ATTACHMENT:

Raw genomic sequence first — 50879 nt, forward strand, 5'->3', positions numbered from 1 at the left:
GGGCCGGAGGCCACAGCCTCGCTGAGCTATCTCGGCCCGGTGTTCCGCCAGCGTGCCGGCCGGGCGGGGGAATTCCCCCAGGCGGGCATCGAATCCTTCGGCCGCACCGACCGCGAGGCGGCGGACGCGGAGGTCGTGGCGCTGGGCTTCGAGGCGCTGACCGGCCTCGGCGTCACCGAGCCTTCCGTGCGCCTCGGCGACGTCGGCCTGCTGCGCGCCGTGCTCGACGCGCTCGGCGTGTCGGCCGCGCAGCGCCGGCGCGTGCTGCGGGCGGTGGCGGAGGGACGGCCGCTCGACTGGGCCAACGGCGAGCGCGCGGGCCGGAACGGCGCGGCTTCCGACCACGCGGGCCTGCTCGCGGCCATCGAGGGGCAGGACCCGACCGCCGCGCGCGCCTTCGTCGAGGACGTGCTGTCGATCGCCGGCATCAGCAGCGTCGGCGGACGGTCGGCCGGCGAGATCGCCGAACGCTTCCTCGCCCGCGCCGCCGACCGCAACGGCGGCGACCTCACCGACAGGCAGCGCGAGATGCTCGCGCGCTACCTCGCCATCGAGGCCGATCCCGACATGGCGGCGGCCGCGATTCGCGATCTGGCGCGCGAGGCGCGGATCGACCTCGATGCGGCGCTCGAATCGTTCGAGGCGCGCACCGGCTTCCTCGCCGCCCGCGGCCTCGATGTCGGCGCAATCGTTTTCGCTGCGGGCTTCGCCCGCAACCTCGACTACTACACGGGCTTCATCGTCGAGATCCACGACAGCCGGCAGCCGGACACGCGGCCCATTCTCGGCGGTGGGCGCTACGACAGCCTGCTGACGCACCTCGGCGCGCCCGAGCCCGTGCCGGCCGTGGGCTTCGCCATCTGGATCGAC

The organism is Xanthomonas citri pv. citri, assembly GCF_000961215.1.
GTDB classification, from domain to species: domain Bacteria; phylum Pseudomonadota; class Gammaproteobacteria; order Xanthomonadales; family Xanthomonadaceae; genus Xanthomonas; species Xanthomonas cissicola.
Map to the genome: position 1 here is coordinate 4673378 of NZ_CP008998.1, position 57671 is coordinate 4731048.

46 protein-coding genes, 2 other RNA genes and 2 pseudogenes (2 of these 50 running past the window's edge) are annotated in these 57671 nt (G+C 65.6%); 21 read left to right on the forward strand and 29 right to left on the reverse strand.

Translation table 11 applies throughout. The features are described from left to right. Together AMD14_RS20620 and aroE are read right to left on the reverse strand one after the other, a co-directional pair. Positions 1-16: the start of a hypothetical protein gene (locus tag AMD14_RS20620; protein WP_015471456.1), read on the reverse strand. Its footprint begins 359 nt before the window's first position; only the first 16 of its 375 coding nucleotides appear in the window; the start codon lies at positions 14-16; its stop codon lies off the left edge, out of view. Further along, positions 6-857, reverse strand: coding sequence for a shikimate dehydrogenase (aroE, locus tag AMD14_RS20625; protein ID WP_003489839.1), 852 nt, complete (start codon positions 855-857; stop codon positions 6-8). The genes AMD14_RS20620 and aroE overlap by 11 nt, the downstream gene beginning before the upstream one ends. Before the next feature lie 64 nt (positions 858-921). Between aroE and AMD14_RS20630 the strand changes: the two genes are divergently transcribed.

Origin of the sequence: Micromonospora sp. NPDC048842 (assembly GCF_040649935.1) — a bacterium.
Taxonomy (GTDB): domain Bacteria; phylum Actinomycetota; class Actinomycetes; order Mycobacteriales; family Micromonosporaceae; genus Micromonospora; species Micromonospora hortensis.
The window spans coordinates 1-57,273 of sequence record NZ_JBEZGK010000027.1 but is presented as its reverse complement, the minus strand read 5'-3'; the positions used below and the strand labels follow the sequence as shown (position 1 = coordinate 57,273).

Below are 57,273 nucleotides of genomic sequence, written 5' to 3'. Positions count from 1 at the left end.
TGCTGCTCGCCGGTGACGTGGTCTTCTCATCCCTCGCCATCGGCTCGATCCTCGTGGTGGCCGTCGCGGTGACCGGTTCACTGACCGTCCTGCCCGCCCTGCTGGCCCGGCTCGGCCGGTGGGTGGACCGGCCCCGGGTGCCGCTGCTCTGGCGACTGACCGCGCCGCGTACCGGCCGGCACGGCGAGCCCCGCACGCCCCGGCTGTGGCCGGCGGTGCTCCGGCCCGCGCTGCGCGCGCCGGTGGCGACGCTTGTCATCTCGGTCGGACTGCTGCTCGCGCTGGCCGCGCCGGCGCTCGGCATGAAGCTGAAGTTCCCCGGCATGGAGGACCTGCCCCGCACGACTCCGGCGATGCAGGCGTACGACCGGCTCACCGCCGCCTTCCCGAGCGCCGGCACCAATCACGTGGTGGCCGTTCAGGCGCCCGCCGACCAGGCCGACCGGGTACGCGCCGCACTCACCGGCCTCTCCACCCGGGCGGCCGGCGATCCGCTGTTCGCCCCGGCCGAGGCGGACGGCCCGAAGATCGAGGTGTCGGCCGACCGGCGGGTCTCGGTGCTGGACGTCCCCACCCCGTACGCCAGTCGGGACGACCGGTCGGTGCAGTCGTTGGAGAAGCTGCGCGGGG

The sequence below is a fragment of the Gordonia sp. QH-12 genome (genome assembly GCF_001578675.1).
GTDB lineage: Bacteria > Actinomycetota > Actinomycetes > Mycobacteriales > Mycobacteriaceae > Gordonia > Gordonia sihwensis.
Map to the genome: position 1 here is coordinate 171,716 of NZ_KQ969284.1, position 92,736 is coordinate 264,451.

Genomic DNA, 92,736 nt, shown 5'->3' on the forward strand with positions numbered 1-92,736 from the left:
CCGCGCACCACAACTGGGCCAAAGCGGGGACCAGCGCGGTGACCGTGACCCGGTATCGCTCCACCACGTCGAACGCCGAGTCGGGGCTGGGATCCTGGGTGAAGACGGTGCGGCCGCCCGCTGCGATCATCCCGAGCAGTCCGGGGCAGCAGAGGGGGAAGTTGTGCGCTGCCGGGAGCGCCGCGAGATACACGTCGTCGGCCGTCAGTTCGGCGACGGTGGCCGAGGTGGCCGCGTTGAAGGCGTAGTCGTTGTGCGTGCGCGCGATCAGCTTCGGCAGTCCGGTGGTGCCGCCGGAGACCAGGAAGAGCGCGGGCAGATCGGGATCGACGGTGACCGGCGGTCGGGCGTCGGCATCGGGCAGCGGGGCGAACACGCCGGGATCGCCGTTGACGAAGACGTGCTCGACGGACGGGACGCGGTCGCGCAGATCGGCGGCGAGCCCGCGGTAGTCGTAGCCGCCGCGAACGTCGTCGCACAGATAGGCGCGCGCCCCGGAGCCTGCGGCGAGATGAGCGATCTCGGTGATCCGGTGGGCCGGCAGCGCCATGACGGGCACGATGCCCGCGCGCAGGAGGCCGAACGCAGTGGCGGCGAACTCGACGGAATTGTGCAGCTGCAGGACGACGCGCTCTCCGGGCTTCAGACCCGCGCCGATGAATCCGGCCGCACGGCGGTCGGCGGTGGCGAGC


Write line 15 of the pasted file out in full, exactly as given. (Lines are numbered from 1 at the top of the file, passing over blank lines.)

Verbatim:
Map to the genome: position 1 here is coordinate 171,716 of NZ_KQ969284.1, position 92,736 is coordinate 264,451.